Many systems deliver outputs based on a set of specific conditions. Systems such as this would include the pricing for specific items of variable types and sizes. The data entered in terms of information, such as the size of a table and the type of wood it is made of, would be expected to produce specific results in the form of the price quoted to the user.

Another example is the login page of an email account. To access the account, a user would be expected to enter their email address and a password. If both are entered correctly, then the user will move on to the account homepage. If either is entered incorrectly, the user should see an error message specifying either ‘Incorrect Email’ or ‘Incorrect Password’. A decision table created to test this aspect of the software would include two conditions – the email address and the password – and four possible outcomes, depending upon whether either or both of the conditions were entered incorrectly:

  • Email address true/Password true = Account homepage
  • Email address true/Password false = ‘Incorrect password’ message
  • Email address false/password true = ‘Incorrect email’ message
  • Email address false/Password false = ‘Incorrect email / password’

In this example, all possible combinations of password and email address have been included, together with the possible outcomes. In more complex systems, the number of options might grow, but the principle of testing all possible combinations would remain the same.

State Transition Testing

State transition testing is designed to test situations in which the system is meant to transition from one state to another. A common example is the login mechanism of a system which, after three failed attempts (due to incorrectly entered username or password details), is meant to transition to an error page and lock the account.

State transition testing will be designed to ensure that if the correct details are entered on any of the first, second or third attempts, the user is directed to the homepage. However, if incorrect details are entered three times, the user is directed to an error message and the account locked. The test would consist of the information being entered four times:

  • First attempt valid = redirection to the homepage
  • First attempt invalid/second attempt valid = redirection to the homepage
  • First attempt invalid/second attempt invalid/third attempt valid = redirection to the homepage
  • First attempt invalid/second attempt invalid/third attempt invalid = redirection to an error message and the account being locked

Error Guessing

This technique depends, to a degree, upon the experience and expertise of the tester. It is based on testing for mistakes that are identified as being commonplace in similar systems. There isn’t a strict formula for devising an error test since it depends on the tester’s instinct regarding any errors the developer might have made. Examples include testing to see what happens if a blank space is entered into a text field, if invalid parameters are entered and if the user can input executable code, something which will have security implications.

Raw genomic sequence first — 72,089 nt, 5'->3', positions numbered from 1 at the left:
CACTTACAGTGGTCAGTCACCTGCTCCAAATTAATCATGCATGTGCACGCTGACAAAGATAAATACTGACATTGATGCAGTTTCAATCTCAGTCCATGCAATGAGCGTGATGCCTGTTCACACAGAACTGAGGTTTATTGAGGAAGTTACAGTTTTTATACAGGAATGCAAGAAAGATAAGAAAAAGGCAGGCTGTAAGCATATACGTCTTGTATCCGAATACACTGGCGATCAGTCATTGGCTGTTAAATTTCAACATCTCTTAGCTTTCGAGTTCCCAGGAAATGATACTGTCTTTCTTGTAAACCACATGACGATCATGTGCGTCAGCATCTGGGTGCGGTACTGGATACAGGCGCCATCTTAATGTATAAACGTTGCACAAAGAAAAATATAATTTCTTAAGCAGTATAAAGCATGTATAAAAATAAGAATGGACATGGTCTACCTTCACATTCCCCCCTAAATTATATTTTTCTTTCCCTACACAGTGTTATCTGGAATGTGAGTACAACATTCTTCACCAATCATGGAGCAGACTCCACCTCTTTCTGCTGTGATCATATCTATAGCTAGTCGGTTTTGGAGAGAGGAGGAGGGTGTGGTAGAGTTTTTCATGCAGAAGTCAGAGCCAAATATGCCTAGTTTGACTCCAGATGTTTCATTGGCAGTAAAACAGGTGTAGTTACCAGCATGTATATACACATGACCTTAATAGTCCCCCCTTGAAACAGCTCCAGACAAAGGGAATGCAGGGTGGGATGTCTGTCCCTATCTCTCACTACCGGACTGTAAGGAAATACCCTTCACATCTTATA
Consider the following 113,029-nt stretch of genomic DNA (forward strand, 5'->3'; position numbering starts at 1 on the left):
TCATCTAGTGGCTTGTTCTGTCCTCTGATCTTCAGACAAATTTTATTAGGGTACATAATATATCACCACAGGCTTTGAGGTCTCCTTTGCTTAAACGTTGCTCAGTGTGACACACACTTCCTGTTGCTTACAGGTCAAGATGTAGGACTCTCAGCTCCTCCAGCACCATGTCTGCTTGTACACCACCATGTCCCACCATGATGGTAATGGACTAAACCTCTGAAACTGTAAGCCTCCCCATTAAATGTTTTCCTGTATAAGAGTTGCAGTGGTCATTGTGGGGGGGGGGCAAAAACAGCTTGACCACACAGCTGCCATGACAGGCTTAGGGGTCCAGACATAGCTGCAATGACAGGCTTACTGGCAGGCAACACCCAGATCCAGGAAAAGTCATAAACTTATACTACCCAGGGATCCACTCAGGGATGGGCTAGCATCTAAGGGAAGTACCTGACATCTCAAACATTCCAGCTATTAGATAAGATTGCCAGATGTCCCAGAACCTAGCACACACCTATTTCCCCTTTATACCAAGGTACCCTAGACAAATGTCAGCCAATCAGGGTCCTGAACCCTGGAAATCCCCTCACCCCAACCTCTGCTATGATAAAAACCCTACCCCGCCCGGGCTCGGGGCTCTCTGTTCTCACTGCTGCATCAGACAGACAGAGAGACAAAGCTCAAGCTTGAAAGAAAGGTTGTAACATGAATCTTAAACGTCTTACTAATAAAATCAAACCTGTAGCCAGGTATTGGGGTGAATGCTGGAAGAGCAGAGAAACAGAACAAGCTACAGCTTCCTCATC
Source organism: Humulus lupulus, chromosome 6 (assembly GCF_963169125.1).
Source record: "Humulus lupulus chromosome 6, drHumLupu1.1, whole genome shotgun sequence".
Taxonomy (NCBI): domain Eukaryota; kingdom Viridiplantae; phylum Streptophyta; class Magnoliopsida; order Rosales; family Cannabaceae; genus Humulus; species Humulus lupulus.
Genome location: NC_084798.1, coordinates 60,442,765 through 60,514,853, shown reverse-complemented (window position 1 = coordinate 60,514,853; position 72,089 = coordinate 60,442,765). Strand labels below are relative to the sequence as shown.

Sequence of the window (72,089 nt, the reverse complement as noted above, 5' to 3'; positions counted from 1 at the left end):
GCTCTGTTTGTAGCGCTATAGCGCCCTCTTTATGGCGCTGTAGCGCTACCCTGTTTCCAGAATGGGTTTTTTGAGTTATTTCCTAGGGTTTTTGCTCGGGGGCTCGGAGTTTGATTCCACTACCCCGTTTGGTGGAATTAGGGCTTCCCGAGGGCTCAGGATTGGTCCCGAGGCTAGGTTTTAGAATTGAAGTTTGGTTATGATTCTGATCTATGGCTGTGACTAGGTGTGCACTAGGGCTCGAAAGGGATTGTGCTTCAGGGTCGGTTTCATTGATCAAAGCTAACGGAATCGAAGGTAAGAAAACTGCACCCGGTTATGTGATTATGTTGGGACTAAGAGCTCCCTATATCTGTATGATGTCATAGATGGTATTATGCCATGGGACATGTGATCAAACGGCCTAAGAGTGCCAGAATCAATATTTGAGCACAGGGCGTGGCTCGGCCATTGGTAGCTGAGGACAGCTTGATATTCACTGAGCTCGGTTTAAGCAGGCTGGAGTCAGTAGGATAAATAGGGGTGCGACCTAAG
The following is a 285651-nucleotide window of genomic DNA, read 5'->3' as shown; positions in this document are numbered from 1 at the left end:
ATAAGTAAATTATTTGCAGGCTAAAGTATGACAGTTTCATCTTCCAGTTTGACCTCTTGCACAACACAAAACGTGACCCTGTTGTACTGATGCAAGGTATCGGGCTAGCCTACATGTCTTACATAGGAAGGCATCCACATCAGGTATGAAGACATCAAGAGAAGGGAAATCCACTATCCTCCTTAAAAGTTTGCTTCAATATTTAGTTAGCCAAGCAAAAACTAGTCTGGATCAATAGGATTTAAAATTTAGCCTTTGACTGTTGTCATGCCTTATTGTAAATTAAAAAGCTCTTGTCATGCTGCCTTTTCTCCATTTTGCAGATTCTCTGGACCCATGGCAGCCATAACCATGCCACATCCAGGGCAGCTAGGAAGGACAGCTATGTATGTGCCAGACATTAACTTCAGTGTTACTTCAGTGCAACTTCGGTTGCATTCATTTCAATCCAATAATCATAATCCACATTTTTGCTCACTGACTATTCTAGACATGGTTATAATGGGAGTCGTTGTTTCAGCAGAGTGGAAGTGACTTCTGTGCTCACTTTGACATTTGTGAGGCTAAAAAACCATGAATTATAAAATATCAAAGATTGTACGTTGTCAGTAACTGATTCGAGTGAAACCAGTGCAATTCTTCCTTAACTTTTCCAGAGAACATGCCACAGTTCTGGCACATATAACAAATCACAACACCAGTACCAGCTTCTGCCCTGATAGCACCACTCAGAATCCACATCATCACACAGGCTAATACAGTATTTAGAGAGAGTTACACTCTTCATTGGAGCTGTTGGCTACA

The pros and cons of black-box testing

As with anything, there are always pros and cons involved. However, the pros will always outweigh the cons if there is a specific need for testing or any doubts about a system’s functionality or security.

The pros

  • Tests can be carried out by testers who don’t have technical knowledge of the software, although they must have a firm grasp of the user’s point of view
  • Black box testing is likely to produce unbiased results since the testing team, and development team work independently
  • It’s possible to save time by generating test cases immediately after specification and before development
  • They have relatively low complexity as they are based on standard user behaviour

The cons

  • The tests themselves are more difficult to automate than those which test aspects such as the code of the software, so manual input is required
  • The user paths being tested have to be prioritised as it is unlikely that any set of tests will be able to identify every single feasible user path
  • When a test fails, the tester – lacking the technical programming or IT knowledge of a developer – will struggle to identify the root cause of the problem
  • Some of the tests may simply be repeating testing already carried out by the software designer and/or developer

Alternatives to black-box testing

The alternatives to black-box testing are known as white box testing and grey-box testing. White box testing is concerned with the software’s internal workings, including aspects such as the source code, network protocols, and IP addresses. Unlike black-box testing, white-box testing is designed to analyse the internal structure of the software being tested rather than its functionality and to do so from the point of view of a developer rather than an end-user. Between black box testing and white box testing is grey box testing, which combines aspects of both approaches. A grey box tester will understand the internal coding of the software, and the tests themselves will be designed to uncover faults in both the initial code and the functionality as experienced by a user.

All three testing methods act as another level of security and safety measure to ensure that your users, data, and systems are as secure as possible. Data is your most valuable asset, don’t open yours up to being breached or put your business at risk by not having simple steps in place to prevent them.